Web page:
PostgreSQL has a strong emphasis on data integrity, offering features for enforcing complex business rules, constraints, and referential integrity. It supports advanced SQL statements and features like window functions, common table expressions, unschedule, and stored procedures. MySQL focuses on speed and performance and offers a sudo subset of SQL features compared to PostgreSQL.

Learn how teams use ActiveBatch for job scheduling on Windows and other platforms.

What is the difference between a trigger and a job in Postgres?

Triggers are associated with specific tables and automatically execute in response to data manipulation events on those tables. Jobs are external scripts or commands scheduled to run at specific intervals.

Triggers are most often used for enforcing data integrity, implementing business rules, and performing actions within the database. Jobs are used for executing tasks external to the database, like data processing, to create extensions, or other system operations.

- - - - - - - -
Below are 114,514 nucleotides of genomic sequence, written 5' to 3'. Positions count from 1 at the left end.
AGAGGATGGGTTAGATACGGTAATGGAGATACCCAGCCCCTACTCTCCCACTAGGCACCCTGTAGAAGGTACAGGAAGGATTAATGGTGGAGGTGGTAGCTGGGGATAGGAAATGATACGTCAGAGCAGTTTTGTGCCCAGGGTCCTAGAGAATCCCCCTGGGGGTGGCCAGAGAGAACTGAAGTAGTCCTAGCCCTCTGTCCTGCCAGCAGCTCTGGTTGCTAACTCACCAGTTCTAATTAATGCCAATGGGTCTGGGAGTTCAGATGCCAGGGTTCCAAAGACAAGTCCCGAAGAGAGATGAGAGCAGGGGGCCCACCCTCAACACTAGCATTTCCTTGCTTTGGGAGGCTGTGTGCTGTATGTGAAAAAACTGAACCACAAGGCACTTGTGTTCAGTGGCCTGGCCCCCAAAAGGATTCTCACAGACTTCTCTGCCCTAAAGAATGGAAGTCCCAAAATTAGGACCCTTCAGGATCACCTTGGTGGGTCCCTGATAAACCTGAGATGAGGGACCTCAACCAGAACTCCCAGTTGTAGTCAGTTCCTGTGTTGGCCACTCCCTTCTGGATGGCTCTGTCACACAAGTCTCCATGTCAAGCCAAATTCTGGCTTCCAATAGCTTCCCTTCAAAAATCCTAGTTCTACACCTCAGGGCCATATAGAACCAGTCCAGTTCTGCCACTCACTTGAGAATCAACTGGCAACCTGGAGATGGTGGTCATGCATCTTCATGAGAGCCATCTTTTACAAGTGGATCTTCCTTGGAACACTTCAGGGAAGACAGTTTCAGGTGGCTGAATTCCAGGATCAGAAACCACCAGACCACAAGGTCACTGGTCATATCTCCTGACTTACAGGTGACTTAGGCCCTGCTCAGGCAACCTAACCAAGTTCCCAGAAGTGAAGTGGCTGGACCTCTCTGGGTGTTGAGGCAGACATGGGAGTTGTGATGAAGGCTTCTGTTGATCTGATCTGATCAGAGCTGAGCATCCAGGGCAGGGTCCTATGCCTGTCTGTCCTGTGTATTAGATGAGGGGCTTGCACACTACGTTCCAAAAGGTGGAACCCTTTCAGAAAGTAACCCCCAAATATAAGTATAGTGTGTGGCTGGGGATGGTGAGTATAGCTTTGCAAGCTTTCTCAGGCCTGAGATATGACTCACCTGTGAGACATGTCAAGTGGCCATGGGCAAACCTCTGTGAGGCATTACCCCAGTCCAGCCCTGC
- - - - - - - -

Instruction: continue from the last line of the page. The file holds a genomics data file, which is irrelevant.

While jobs are usually managed and scheduled with external tools, triggers are defined as part of the Postgres database scheme and are stored within the database. 

See why teams prefer ActiveBatch for job scheduling over cron jobs for Unix operating systems.

How do you make a job more efficient in Postgres? 

There are a few strategies for increasing the efficiency of jobs in Postgres. These include optimizing SQL queries, using batch job processing, improving management of job transactions, table partitioning, and asynchronous processing.

To ensure the PostgreSQL server is appropriately configured and tuned for the job’s requirements, adjust settings like memory allocation, disk I/O, and parallelism parameters based on the available hardware resources and workload characteristics. Regularly monitor server performance and identify any bottlenecks or areas for optimization. 

Make job scheduling more efficient with ActiveBatch’s batch scheduling feature.